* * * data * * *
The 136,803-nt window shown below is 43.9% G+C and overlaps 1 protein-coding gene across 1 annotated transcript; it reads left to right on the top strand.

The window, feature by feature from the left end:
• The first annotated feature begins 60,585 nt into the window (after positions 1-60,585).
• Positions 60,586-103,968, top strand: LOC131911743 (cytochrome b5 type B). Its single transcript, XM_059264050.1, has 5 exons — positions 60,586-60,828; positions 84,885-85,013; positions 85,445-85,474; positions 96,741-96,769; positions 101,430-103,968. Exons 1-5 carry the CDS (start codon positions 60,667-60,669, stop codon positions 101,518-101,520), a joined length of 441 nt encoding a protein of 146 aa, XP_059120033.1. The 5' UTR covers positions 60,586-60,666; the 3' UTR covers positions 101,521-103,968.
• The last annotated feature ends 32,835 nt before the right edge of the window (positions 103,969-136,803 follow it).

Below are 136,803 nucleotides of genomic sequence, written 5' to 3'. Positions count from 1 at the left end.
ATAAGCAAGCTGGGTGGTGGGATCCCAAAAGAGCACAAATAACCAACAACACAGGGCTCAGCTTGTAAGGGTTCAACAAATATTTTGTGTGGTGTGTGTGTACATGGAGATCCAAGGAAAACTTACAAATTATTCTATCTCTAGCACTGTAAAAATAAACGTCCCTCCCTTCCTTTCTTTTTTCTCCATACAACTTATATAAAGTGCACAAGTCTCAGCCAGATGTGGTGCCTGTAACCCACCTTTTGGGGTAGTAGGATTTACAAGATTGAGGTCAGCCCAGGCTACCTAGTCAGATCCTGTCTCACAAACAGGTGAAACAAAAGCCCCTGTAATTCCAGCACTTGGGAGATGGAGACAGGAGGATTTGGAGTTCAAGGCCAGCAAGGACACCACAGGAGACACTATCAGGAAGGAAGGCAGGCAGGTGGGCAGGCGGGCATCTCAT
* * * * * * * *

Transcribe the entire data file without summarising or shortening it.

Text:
The 136,803-nt window shown below is 43.9% G+C and overlaps 1 protein-coding gene across 1 annotated transcript; it reads left to right on the top strand.

The window, feature by feature from the left end:
• The first annotated feature begins 60,585 nt into the window (after positions 1-60,585).
• Positions 60,586-103,968, top strand: LOC131911743 (cytochrome b5 type B). Its single transcript, XM_059264050.1, has 5 exons — positions 60,586-60,828; positions 84,885-85,013; positions 85,445-85,474; positions 96,741-96,769; positions 101,430-103,968. Exons 1-5 carry the CDS (start codon positions 60,667-60,669, stop codon positions 101,518-101,520), a joined length of 441 nt encoding a protein of 146 aa, XP_059120033.1. The 5' UTR covers positions 60,586-60,666; the 3' UTR covers positions 101,521-103,968.
• The last annotated feature ends 32,835 nt before the right edge of the window (positions 103,969-136,803 follow it).

Below are 136,803 nucleotides of genomic sequence, written 5' to 3'. Positions count from 1 at the left end.
ATAAGCAAGCTGGGTGGTGGGATCCCAAAAGAGCACAAATAACCAACAACACAGGGCTCAGCTTGTAAGGGTTCAACAAATATTTTGTGTGGTGTGTGTGTACATGGAGATCCAAGGAAAACTTACAAATTATTCTATCTCTAGCACTGTAAAAATAAACGTCCCTCCCTTCCTTTCTTTTTTCTCCATACAACTTATATAAAGTGCACAAGTCTCAGCCAGATGTGGTGCCTGTAACCCACCTTTTGGGGTAGTAGGATTTACAAGATTGAGGTCAGCCCAGGCTACCTAGTCAGATCCTGTCTCACAAACAGGTGAAACAAAAGCCCCTGTAATTCCAGCACTTGGGAGATGGAGACAGGAGGATTTGGAGTTCAAGGCCAGCAAGGACACCACAGGAGACACTATCAGGAAGGAAGGCAGGCAGGTGGGCAGGCGGGCATCTCAT